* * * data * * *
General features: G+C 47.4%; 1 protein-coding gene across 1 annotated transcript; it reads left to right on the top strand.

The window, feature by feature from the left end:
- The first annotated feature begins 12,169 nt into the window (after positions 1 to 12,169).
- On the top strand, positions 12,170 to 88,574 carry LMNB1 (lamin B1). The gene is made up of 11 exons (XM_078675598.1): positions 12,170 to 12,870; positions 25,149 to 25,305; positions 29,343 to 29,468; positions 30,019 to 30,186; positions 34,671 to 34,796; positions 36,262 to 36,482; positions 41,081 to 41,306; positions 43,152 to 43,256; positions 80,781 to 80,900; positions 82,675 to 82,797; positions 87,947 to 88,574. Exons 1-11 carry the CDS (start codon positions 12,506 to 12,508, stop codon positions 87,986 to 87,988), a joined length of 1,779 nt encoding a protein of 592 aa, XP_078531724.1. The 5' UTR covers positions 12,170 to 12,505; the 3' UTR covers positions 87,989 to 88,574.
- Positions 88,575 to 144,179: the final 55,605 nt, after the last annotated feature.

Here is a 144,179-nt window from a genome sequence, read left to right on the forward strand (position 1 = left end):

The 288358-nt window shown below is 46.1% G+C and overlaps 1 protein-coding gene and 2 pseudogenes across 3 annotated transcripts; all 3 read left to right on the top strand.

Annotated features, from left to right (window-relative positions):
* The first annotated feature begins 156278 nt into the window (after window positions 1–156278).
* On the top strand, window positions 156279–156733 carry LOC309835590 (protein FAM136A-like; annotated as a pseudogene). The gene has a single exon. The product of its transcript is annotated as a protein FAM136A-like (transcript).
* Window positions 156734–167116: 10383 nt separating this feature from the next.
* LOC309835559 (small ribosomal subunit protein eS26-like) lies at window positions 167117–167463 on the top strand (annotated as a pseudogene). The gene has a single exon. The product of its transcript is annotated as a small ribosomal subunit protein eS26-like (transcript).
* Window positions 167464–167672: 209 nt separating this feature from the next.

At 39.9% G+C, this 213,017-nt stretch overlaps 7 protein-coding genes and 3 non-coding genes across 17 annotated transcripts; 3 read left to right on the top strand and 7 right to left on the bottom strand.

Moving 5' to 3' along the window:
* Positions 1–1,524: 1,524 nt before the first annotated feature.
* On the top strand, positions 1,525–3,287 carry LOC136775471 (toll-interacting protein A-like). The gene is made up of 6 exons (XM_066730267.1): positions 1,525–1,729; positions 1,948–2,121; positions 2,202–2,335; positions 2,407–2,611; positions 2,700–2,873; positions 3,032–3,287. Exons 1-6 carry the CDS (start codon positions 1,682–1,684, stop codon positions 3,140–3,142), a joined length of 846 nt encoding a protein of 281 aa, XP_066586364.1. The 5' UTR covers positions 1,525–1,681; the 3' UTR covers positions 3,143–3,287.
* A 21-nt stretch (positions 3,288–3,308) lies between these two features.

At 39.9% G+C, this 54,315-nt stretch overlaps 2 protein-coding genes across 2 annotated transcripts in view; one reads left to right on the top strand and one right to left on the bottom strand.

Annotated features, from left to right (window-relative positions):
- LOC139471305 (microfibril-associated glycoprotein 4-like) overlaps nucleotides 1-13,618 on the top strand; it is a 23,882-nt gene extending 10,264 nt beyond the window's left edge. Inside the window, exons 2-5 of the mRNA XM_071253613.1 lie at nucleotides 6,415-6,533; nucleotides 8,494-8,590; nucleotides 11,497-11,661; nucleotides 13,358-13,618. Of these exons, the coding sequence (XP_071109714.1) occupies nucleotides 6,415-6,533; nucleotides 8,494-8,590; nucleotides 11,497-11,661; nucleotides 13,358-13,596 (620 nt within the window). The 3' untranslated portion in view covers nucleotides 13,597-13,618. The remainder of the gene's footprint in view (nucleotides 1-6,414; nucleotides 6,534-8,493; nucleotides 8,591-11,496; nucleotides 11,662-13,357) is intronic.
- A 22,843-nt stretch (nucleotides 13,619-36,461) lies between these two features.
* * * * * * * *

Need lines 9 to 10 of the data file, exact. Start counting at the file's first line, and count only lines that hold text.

* The first annotated feature begins 156278 nt into the window (after window positions 1–156278).
* On the top strand, window positions 156279–156733 carry LOC309835590 (protein FAM136A-like; annotated as a pseudogene). The gene has a single exon. The product of its transcript is annotated as a protein FAM136A-like (transcript).